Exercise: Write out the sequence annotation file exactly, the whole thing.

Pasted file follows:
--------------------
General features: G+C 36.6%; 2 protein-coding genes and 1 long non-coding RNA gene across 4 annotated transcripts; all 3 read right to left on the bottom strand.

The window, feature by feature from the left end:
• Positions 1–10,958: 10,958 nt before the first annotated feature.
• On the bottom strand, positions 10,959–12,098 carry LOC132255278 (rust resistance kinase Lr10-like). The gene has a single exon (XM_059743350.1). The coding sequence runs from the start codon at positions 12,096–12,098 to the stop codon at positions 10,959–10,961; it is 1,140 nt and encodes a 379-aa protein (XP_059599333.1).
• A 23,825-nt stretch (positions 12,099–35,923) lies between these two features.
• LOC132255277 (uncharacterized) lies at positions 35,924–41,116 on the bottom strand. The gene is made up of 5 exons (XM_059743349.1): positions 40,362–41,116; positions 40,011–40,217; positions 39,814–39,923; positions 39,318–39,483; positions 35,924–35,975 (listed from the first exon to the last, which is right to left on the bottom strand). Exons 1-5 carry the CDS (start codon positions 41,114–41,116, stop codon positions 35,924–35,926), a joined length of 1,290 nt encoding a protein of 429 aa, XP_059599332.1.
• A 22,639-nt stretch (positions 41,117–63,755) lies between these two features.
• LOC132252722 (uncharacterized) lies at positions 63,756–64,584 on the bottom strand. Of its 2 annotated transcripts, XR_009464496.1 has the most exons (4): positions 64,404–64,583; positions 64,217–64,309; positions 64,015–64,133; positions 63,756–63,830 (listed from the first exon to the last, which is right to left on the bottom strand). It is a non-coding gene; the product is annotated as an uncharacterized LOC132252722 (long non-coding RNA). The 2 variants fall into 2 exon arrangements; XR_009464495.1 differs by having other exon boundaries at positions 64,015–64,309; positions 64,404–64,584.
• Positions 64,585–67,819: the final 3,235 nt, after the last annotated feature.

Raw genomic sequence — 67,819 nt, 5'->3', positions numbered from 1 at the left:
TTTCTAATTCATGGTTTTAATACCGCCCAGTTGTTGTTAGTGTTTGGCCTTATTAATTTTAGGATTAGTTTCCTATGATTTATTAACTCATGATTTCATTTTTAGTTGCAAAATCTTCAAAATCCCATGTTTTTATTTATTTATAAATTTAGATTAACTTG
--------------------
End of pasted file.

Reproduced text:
General features: G+C 36.6%; 2 protein-coding genes and 1 long non-coding RNA gene across 4 annotated transcripts; all 3 read right to left on the bottom strand.

The window, feature by feature from the left end:
• Positions 1–10,958: 10,958 nt before the first annotated feature.
• On the bottom strand, positions 10,959–12,098 carry LOC132255278 (rust resistance kinase Lr10-like). The gene has a single exon (XM_059743350.1). The coding sequence runs from the start codon at positions 12,096–12,098 to the stop codon at positions 10,959–10,961; it is 1,140 nt and encodes a 379-aa protein (XP_059599333.1).
• A 23,825-nt stretch (positions 12,099–35,923) lies between these two features.
• LOC132255277 (uncharacterized) lies at positions 35,924–41,116 on the bottom strand. The gene is made up of 5 exons (XM_059743349.1): positions 40,362–41,116; positions 40,011–40,217; positions 39,814–39,923; positions 39,318–39,483; positions 35,924–35,975 (listed from the first exon to the last, which is right to left on the bottom strand). Exons 1-5 carry the CDS (start codon positions 41,114–41,116, stop codon positions 35,924–35,926), a joined length of 1,290 nt encoding a protein of 429 aa, XP_059599332.1.
• A 22,639-nt stretch (positions 41,117–63,755) lies between these two features.
• LOC132252722 (uncharacterized) lies at positions 63,756–64,584 on the bottom strand. Of its 2 annotated transcripts, XR_009464496.1 has the most exons (4): positions 64,404–64,583; positions 64,217–64,309; positions 64,015–64,133; positions 63,756–63,830 (listed from the first exon to the last, which is right to left on the bottom strand). It is a non-coding gene; the product is annotated as an uncharacterized LOC132252722 (long non-coding RNA). The 2 variants fall into 2 exon arrangements; XR_009464495.1 differs by having other exon boundaries at positions 64,015–64,309; positions 64,404–64,584.
• Positions 64,585–67,819: the final 3,235 nt, after the last annotated feature.

Raw genomic sequence — 67,819 nt, 5'->3', positions numbered from 1 at the left:
TTTCTAATTCATGGTTTTAATACCGCCCAGTTGTTGTTAGTGTTTGGCCTTATTAATTTTAGGATTAGTTTCCTATGATTTATTAACTCATGATTTCATTTTTAGTTGCAAAATCTTCAAAATCCCATGTTTTTATTTATTTATAAATTTAGATTAACTTG